US secretary of state Antony Blinken said he did not see “any signs” that Vladimir Putin was “prepared to stop” the war in Ukraine, as he poured cold water on hopes of a diplomatic settlement and vowed that US officials would investigate war crimes committed by Russian forces in the country.
Western officials applauded the Ukraine-Russia peace talks but said they are dubious the negotiations would ever reach fruition given the differences in the two countries’ positions.
Ukraine’s potential peace deal with Russia includes security guarantees from a number of major nuclear powers including the US, UK, France, China and Russia. Western officials were blindsided by the proposal and questioned how it would work and whether it can be agreed between Moscow and Kyiv without commitments from the guarantors first.
US president Joe Biden and China’s President Xi Jinping will discuss the war in Ukraine during a call scheduled for today.
- JPMorgan processed interest payments from the Russian government due on two of its bonds, boosting investor expectations that Moscow will avoid defaulting on its debt. Ukrainian MPs have urged western companies including the UK’s Marks and Spencer and France’s Société Générale to pull out of Russia
- In stock markets, the US benchmark S&P 500 closed up 1.2 per cent and the Nasdaq Composite gained 1.3%. Europe’s Stoxx 600 closed up 0.4%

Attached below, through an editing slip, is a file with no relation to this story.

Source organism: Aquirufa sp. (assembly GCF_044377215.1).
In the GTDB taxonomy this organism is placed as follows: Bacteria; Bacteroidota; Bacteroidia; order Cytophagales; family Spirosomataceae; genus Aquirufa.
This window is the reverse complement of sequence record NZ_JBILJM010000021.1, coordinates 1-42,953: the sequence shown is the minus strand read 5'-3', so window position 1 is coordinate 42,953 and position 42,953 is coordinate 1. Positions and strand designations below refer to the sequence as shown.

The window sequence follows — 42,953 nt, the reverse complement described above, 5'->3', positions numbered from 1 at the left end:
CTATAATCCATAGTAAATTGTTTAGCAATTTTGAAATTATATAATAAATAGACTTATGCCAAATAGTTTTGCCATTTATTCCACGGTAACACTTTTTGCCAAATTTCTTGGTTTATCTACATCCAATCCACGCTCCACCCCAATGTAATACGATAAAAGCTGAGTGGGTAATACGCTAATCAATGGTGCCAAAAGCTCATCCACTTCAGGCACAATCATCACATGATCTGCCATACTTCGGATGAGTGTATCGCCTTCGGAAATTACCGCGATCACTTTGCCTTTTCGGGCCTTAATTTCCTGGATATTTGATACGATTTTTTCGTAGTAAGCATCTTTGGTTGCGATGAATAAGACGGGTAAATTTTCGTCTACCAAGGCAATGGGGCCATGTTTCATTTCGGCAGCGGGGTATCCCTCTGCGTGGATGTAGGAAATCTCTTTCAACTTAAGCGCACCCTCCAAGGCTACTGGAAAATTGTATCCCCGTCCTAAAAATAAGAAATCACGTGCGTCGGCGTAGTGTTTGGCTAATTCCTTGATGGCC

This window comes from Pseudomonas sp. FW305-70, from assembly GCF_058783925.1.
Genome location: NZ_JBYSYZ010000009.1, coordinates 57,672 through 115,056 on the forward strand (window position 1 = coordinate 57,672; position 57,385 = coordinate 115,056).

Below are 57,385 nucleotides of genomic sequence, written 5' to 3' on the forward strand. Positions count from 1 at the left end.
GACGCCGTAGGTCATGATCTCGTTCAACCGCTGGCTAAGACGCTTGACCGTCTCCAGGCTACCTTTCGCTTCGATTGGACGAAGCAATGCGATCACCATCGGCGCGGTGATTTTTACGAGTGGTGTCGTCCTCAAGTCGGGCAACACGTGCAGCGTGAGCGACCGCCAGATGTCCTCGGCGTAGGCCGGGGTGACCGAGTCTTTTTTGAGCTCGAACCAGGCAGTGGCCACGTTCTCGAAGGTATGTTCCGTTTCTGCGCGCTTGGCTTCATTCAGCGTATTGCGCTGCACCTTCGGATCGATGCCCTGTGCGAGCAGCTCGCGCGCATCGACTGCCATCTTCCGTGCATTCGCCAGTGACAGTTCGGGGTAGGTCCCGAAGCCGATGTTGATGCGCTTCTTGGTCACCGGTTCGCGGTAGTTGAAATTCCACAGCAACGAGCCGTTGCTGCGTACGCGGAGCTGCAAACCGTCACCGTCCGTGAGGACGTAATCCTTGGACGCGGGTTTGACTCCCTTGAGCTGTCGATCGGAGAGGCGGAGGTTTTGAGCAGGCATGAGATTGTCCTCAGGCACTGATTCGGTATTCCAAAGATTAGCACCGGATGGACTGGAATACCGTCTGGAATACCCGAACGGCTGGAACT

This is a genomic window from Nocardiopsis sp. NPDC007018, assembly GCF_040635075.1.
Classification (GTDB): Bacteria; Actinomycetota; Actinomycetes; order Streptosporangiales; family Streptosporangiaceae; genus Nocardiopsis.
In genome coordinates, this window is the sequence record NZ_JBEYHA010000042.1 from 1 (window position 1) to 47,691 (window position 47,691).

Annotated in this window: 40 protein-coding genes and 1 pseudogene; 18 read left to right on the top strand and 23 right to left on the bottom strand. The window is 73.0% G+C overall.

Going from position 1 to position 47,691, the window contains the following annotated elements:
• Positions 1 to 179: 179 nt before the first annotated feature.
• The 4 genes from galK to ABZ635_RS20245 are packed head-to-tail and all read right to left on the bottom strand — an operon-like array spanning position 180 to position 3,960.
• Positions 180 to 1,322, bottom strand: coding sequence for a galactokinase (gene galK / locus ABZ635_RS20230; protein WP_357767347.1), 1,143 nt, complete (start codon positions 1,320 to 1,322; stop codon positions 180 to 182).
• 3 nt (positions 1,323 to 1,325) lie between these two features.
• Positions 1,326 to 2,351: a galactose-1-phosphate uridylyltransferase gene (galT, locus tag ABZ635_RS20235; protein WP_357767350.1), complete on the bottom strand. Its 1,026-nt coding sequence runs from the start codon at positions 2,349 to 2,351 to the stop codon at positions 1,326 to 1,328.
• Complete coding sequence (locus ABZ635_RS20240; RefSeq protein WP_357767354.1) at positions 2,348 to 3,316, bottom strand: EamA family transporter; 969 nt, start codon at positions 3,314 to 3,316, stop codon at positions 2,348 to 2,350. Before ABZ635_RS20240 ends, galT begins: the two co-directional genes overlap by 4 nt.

- Brent crude, the international oil benchmark, settled at $106.64 a barrel, up 8.8%
- The US has estimated that about 6,000 Russian troops have died so far. Ukraine claims 14,000 Russian casualties, while the Kremlin says the figure is less than 500
- Slovakia is willing to send Ukraine the S-300 long-range missile defence system as soon as the US or other allies can provide a replacement system or security guarantees
- Footage circulating on social media of Russian troops moving out of Georgia towards the Ukrainian front has raised questions as to whether peace talks were little more than a ploy to allow Russia to regroup and win time while reinforcements arrived
- Rescue efforts were underway at a theatre in Mariupol, after Russian forces on Wednesday dropped a bomb on the building
Ukrainian and Russian military claims cannot be independently verified.
- Oil prices settle more than 8% higher after IEA warns of ‘supply crisis